I used to think that supplementing 15mcg (600ius) a day, assuming you get some from sunlight and fortified foods, should keep you close to optimum.  This may be enough in the summer but it certainly isn’t enough in the winter months. The RDA in the UK used to be 5mcg but the EU and US recommended intake has been increased to 15mcg a day. I consider a total intake of 30mcg (1,250ius) to be closer to the optimum level in the summer if you spend at least 20 minutes outdoors in shorts and t-shirt. You only make significant amounts of vitamin D when your shadow is no longer than your body, as a rough guide. Thirty minutes of sun exposure a day may provide you with the equivalent of 10mcg. Those eating fish and eggs may achieve a further 5mcg.

In the winter you’ll probably need 1,600iu to 2000iu (40-50µg) vitamin D3 needed to achieve at least 75nmol/l. This is also what you need for optimal disease prevention. For optimal immune function, for example during winter flu season, you’d be wise to supplement a bit more, 3,000iu a day.

Since vitamin D stores in the body, and takes several days to convert into the stored form, taking a weekly dose ie 7 x 3,000iu = 21,000iu a week, is just as effective.

Your Quick Guide to Vitamin D

Make a point of getting outdoors for at least 30 minutes a day. The more skin you expose to the sun, the more skin you expose to the sun, the more vitamin D you will make.

Supplement between 15mcg (600 iu) and 25mcg (3,000 iu) of vitamin D, the higher level being more suitable either in the winter or for those who do not get daily sun exposure, and for all those living in the far northern or far southern hemisphere in the winter months when the angle of the sun is insufficient, and the wather is not conducive to exposing the skin, and hence making vitamin D in the skin.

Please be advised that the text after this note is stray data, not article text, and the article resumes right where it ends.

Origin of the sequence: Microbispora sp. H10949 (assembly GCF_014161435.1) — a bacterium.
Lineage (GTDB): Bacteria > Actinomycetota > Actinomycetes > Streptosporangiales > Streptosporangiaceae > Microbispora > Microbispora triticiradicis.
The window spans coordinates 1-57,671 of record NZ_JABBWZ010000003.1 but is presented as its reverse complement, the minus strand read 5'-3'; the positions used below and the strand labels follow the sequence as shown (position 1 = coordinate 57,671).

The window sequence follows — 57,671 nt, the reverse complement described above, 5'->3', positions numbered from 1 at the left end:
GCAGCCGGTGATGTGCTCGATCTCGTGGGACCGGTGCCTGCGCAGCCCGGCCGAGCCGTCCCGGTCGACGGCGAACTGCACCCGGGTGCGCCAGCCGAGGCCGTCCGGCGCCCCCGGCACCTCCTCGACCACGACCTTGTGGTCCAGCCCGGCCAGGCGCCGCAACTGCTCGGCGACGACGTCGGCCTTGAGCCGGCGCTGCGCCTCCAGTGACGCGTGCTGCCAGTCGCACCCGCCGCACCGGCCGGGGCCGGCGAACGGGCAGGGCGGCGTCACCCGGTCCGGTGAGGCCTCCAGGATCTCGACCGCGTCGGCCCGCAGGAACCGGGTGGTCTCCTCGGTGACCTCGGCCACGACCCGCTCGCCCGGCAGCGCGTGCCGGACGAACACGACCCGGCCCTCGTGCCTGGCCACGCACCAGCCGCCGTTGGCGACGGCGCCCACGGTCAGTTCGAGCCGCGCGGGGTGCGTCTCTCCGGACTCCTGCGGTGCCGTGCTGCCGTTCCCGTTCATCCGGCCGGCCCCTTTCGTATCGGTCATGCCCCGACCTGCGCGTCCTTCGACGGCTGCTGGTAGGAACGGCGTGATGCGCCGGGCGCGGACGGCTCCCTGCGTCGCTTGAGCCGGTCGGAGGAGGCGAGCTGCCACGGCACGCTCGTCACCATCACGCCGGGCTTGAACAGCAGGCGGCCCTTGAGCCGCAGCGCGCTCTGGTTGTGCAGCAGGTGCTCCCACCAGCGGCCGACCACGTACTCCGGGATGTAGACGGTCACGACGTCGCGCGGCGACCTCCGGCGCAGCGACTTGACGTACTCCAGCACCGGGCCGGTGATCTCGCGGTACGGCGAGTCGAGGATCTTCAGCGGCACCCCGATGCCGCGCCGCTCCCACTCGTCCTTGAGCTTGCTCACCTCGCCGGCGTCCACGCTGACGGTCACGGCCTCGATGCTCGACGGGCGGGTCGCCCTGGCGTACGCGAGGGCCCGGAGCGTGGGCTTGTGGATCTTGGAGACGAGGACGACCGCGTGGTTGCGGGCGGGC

HOLFORDirect stock my NEW unique Vitamin D3 formula, which is high strength (3000iu) formulated by me based on the most up -to-date research and I’ve also made it suitable for vegans.

Vitamin D testing is usually available through your doctor. Alternatively, you can be tested for £29, using a home test kit for blood collection, which is then sent back to the laboratory. See It is also part of York’s Essential Health Check. Use the code PH10 to get 10% discount.

Vitamin D and VIRUSES

As the evidence grows for the importance of vitamin D in aiding protection against viruses, including COVID-19, the campaign for increased Vitamin D use is gaining momentum. In recent weeks over 300 professors, doctors and scientists have written to Governments and medical authorities to encourage recommended daily Vitamin D intake in relation to COVID-19 – Collectively, these experts recommend between 2,000 and 4,000iu a day of D3, the most potent form of Vitamin D, based on the evidence. Read my Blog. 


On Friday 12 February, I’m going to be talking to my ‘go to’ guy for anything to do with vitamin D. For more years, or decades than I care to remember, Dr William Grant has been the ultimate vitamin D ferret, squirreling away all the studies, digging deeply into the mechanisms, and working closely with the Grassroots health initiative, which we’ll talk about, and the ‘informant’ for ultimate digital resource.

William Grant is the Founder and Director of Sunlight, Nutrition and Health Research Center, San Francisco. This is a non-profit organization devoted to research and education regarding diet, UVB exposure and vitamin D for reduced risk of chronic and infectious diseases.

Listen to my podcast – available from 7pm on Friday 12 February 2021.